Your baby is 3 months old, and you're finally looking thinner and more rested—but your curls have collapsed and you're losing locks by the handful. Welcome to life with postpartum hair. The good news? The problems are temporary, and there are easy ways to pump up volume and luster while your locks return to normal. (In fact, these tricks can help any woman have thicker, lovelier hair.)
Why the strange changes? During pregnancy, most women shed little or no hair because the body's suppression of androgens (male hormones) has the neat side effect of prolonging hair's growth phase. This hormonal change can also halt the production of sebum (oil). So by the last trimester, many women sport a mane that's more abundant than ever, with a slightly different texture. Fine, limp hair can seem fuller, because it's not weighed down by as much sebum; for the same reason, wavy hair may seem curlier and drier.
But once the baby's born, androgen production—along with shedding—resumes. Hair that normally would have fallen out during the previous nine months tends to start coming out now—with a vengeance. Doctors call this "telogen effluvium," and it can mean temporarily losing between 10 and 30 percent of your hair.
By the time your baby's about 6 months old, new hair growth replaces whatever was lost. This is when some women say their hair suddenly becomes grayer or more wiry. "That's because changes in color or texture, which might have been imperceptible over the course of a year, have been compressed into a shorter and more noticeable timespan," says Howard Murad, M.D., clinical professor of dermatology at UCLA.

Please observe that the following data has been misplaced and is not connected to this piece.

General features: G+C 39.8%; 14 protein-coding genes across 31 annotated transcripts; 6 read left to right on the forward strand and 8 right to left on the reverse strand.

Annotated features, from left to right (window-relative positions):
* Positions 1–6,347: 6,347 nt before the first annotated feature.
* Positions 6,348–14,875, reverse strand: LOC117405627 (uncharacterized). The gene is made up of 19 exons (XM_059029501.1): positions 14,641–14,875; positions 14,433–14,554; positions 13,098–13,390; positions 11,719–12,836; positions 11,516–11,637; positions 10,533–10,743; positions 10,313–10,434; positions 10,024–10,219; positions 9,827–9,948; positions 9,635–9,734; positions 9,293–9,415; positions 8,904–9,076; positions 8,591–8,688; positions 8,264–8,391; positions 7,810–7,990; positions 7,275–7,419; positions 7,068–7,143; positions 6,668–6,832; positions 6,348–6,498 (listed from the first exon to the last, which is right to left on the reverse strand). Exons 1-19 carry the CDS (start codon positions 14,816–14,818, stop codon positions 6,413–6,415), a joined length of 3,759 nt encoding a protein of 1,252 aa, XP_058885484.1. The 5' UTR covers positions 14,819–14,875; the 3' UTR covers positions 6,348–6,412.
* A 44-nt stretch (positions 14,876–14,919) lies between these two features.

During this growing-in phase, it may be tempting to try one of the dozens of supposed remedies for thinning hair. Some of them claim to optimize new growth by increasing circulation in the scalp (which you can do with frequent gentle shampooing and massage); others slightly increase hair-shaft circumference so that whatever hair there is seems fuller, if only for a short time. You definitely don't need a pricey product like minoxidil. "Remember," says Dr. Murad, "your hair is going to grow back naturally, on its own."